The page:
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7 thoughts on “Ken and Dot’s most boring sports

  1. I’m with you on motor racing, of course, but there is something to be said for pointless sports. I would confess that, on the occasions when I’ve watched it, I find myself to have an irrational fascination with professional darts. This is so despite the fact that it is clearly true that a brilliant darts player looks exactly the same, when throwing his darts, as a terrible one. It remains strangely exhilarating to watch something being done brilliantly, even if the thing that’s being done isn’t especially worth doing.

  2. Chris–Agreed on the loveliness of darts: but isn’t this a “game” rather than a “sport,” though?
    I like to think of “game” as the superior category: more thoughtful and thought-provoking; perhaps with more skill, and athleticism being optional rather than required; part of a way of life; with an attached culture (this may–indeed should–include associated activities and rituals fore and aft, such as The Pub).
    The categories aren’t mutually exclusive. Some sports can be games, too, if they behave themselves.

  3. Helen Conrad-O'Briain

    Far, far better than shinty – and I was once assured of this by a shinty coach – is hurling.
    Flat racing is pretty dull, but point to point is a different thing entirely.
    American football is very interesting if Notre Dame be playing. Otherwise it is a dead bore.
    Cricket is wonderful – it is like baseball only better, and has nearly as many statistics. You can iron to it and piece quilts to it and mend socks to it. the commentators tend to use correct grammar and have extensive vocabularies.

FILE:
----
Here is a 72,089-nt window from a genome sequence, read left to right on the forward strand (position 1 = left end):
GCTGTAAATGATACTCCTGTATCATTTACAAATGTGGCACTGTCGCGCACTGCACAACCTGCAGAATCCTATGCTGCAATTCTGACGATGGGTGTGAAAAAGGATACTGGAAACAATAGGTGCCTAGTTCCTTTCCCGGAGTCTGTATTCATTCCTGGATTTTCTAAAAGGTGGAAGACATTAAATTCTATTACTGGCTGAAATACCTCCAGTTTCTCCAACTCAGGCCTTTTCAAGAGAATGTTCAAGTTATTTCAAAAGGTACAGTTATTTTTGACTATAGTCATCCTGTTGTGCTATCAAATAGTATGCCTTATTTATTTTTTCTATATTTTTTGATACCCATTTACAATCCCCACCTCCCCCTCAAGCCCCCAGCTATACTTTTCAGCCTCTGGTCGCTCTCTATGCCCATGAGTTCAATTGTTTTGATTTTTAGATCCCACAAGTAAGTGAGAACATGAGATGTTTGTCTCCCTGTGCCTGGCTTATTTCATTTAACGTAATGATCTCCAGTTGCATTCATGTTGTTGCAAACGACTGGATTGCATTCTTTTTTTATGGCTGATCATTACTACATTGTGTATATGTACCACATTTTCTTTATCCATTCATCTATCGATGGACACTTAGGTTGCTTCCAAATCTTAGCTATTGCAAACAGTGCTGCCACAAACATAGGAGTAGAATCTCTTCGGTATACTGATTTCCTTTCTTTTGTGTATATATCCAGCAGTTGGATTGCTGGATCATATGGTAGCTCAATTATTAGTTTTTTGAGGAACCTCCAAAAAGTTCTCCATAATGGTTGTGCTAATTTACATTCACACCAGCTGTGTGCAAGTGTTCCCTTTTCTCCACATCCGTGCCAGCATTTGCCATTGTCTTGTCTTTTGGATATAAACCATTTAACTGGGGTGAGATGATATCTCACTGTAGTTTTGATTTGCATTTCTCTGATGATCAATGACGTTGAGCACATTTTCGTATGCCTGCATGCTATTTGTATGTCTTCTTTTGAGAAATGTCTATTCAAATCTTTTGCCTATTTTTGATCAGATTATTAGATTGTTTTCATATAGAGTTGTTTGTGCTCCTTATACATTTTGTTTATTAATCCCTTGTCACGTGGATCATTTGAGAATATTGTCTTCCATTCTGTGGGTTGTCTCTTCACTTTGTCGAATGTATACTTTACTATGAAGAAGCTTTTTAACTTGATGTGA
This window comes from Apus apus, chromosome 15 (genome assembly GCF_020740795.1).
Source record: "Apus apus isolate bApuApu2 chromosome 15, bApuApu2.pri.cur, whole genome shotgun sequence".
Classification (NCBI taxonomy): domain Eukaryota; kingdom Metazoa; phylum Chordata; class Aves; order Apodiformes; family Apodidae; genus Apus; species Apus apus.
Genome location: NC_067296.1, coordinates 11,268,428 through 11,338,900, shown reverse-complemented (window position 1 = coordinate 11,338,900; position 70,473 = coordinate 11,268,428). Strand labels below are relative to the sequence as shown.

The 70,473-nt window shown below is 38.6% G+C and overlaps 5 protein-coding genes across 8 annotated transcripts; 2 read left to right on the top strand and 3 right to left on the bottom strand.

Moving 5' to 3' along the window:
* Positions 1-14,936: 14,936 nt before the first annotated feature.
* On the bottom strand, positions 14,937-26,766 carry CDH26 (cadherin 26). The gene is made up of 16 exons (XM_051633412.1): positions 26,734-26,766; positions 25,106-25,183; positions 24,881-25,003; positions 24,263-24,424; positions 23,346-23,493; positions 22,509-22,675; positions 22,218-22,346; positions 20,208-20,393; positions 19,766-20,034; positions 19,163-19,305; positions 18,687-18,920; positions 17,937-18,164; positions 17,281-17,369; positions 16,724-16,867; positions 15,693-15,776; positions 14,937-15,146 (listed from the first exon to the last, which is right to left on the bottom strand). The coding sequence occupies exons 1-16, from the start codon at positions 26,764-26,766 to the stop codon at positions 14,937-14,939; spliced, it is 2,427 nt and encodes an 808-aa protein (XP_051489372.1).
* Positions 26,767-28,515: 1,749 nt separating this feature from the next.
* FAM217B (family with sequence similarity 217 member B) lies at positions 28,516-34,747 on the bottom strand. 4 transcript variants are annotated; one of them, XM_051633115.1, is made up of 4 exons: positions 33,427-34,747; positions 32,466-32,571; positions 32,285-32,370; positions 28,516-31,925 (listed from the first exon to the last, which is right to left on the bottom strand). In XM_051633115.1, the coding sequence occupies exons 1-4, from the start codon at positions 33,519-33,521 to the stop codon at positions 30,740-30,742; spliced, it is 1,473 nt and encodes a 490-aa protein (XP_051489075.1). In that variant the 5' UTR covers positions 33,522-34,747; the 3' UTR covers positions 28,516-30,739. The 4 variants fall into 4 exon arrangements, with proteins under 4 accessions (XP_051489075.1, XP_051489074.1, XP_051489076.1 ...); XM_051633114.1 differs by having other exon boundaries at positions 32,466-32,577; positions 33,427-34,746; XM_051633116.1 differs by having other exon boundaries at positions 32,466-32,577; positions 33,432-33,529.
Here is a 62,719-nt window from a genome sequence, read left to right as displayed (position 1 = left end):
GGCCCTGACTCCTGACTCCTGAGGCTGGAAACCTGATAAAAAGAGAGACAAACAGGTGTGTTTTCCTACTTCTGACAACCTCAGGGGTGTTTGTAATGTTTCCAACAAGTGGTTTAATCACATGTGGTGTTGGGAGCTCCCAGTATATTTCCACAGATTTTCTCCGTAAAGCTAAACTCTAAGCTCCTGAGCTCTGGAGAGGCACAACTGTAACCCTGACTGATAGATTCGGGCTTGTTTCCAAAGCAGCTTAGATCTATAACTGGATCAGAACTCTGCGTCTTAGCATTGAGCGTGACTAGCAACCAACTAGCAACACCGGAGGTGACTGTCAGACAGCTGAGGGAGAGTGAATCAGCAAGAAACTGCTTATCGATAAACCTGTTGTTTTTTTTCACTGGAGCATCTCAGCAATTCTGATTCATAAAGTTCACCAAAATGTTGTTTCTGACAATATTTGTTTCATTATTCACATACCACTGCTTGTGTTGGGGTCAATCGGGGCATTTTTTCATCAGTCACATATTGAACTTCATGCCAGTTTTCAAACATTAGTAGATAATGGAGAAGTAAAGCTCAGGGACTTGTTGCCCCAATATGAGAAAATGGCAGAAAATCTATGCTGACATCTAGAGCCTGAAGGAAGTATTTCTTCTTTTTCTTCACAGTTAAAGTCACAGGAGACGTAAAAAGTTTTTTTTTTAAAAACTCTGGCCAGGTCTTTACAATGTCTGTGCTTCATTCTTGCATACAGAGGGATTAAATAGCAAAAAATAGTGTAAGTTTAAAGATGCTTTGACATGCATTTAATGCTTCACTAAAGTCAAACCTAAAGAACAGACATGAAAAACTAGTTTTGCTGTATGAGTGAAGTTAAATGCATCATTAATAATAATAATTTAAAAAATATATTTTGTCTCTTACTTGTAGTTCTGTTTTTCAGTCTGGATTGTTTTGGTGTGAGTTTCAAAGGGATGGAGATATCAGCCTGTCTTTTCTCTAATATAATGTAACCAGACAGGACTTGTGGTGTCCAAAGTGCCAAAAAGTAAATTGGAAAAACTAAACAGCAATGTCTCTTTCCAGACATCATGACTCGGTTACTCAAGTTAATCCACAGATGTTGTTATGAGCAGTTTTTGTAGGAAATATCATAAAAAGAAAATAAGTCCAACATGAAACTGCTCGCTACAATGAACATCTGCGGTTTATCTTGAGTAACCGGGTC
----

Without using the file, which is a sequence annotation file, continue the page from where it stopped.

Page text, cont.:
For sheer inane fun in playing, I recommend curling or trying to kill yourself on a two person toboggan.
    I admit to having always longed to be taught how to throw a javelin.

  4. Dot

    @Katimum: cricket just seemed like too easy a target! I confess to finding it unenthralling in itself, but at the same time I associate it with good things like summer and picnics and feeling a bit sleepy, and I knew you liked it.
    @Chris and Juliet: I can’t say I share your strange fascination with darts, but I like the distinction between a game and a sport. However, under your definition soccer is a game, at least insofar as it has a culture attached to it and is part of a way of life. The cultural part means much to many; it is the stuff that goes on on the pitch that’s so appallingly dull. (But I also hate the overinflated salaries and the hair. And the astonishingly inarticulate press conferences. And everything, really.)
    @Helen: I left gaelic games out because I don’t know much about them, but they definitely appeal. I approve of the complicated scoring system in gaelic football, for example. And I like the fact that the hurley, in addition to doubling as a rifle, so I have heard, looks as though it would also be useful for stirring a giant pan of scrambled eggs.